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Fuel flexibility analysis of conventional and low-NOx gas water heater burners on renewable fuel introduction

Creative Commons 'BY-SA' version 4.0 license

Residential water heating is the single most significant end-use for natural gas in California-- more than half of the net energy consumption for a typical Californian household goes into fulfilling hot water demands. Aided by cost-effective natural gas available in the state, about 90% of water heaters are natural gas-fueled storage tank systems, with 40-50-gallon capacity. In order to decarbonize residential spaces, a strong focus on water heating is essential.

This research focuses on the impact of renewable fuel (biogas and renewable hydrogen) injection into pipelines for gas-fired storage water heaters. Two representative models of storage water heaters were chosen for experiments. First, a conventional storage unit; meeting 40 ng/J NOx emission requirement, second, a low-NOx storage water heater meeting 10 ng/J NOx emission requirement. This research answers how much CO2/H2 content in natural gas can be tolerated without loss of critical performance parameters with reliable operation.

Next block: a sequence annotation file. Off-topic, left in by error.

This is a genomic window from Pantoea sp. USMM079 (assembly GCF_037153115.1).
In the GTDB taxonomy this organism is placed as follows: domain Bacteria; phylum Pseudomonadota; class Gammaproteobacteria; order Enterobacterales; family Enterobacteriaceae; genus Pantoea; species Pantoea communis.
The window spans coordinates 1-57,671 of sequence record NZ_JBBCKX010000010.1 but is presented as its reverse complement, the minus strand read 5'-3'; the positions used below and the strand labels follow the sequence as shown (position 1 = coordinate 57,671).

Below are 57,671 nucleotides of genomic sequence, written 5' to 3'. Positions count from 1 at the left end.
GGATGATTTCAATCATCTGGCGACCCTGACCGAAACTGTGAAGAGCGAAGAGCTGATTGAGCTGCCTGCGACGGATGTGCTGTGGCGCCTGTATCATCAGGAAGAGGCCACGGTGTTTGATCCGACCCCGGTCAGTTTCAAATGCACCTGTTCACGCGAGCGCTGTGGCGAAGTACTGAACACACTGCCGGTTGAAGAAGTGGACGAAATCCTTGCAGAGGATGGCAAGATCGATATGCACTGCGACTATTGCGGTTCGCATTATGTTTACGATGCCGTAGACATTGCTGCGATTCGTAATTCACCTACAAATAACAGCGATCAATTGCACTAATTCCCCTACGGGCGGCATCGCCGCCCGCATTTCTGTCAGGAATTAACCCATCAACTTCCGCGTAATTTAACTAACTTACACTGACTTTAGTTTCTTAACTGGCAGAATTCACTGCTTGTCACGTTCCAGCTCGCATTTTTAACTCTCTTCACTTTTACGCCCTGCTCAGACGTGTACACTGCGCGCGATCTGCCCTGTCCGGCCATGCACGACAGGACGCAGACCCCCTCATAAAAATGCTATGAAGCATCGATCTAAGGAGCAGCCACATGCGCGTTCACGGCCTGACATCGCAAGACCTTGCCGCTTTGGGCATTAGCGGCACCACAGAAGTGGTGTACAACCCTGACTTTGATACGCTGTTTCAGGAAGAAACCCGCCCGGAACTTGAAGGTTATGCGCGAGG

Characteristics like ignition delay, flashback, blow-off, ignition, flame structure, and emissions (NO2, N2O, NO, CO, CO2, UHC, and NH3) at different concentrations of CO2/H2 mixed with natural gas is investigated. The study found less than 10% H2 tolerance for both the water heaters, less than 15% CO2 tolerance for low-NOx water heater and no CO2 tolerance for the conventional storage model. NOx/NO emission reduction is achieved for both the water heaters with increased CO2/H2 and a simultaneous CO/UHC increase is observed. Further, both the water heater emission and stability performance were simulated using a chemical reactor network (CRN).

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